Blood, sweat, and felt markers

Blood, sweat, and felt markers

Can we arrive at irrational logic? David Byrne, straight from his sketchbook, shows us how with what was published by McSweeney’s as Arboretum:

[Drawing/diagrams (mostly) in the form of trees are an] eclectic blend of faux science, automatic writing, satire, and an attempt to find connections where none were thought to exist — a sort of self-therapy, allowing the hand to say what the voice cannot. Irrational logic, it’s sometimes called. The application of logical scientific rigor and form to basically irrational premises. To proceed, carefully and deliberately, from nonsense, with a straight face, often arriving at a new kind of sense. The world keeps opening up, unfolding, and just when we expect it to be closed — to be a sealed, sensible box — it shows us something completely surprising.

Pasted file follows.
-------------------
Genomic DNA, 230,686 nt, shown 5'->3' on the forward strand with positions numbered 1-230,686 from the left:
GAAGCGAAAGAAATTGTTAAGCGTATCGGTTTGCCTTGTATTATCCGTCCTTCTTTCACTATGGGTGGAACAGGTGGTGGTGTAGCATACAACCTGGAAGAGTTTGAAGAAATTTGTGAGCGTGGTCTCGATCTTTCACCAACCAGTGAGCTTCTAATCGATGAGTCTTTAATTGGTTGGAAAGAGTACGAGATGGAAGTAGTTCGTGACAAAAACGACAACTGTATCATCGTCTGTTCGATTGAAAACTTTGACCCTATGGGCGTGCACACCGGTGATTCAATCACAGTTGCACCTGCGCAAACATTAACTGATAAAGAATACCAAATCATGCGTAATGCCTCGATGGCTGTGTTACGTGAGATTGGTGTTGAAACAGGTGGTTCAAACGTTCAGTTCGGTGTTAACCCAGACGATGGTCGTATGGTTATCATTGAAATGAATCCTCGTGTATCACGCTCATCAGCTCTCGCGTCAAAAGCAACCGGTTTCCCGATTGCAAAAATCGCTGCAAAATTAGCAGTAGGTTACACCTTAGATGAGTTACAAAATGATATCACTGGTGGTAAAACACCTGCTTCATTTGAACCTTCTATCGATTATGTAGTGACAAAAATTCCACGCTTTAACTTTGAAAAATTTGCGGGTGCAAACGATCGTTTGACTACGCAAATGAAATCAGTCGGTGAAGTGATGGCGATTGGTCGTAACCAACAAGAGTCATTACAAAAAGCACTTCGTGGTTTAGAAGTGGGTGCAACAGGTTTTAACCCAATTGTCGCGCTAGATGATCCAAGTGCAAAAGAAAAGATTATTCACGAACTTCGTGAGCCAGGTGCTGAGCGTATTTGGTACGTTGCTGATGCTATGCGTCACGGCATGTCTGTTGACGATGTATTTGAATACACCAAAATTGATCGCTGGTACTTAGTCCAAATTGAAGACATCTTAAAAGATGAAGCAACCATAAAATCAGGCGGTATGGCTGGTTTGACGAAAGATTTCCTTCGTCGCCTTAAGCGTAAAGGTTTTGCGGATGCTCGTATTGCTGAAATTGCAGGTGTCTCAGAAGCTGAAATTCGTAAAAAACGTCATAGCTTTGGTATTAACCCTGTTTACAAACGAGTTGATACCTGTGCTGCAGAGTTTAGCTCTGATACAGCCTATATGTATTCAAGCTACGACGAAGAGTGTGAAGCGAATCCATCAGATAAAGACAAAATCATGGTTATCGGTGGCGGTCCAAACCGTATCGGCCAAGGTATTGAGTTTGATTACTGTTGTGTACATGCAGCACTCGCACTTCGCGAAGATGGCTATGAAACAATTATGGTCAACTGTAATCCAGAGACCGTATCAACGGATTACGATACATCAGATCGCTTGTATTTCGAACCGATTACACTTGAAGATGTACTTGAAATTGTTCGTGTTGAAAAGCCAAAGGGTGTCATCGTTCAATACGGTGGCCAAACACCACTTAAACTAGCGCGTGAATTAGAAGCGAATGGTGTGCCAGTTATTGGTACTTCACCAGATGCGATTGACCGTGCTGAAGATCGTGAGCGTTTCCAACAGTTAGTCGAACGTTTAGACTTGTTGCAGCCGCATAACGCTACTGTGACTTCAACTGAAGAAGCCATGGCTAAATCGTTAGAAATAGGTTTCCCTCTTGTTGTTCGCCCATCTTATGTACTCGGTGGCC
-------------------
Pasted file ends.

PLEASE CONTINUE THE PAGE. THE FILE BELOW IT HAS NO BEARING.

And just like that, and she was.


[Image: History of Mark-making, 2002. “Sort of like borrowing the evolutionary tree format and applying it to other, often incompatible, things. In doing so a kind of humorous disjointed scientism of the mind heaves into view.”]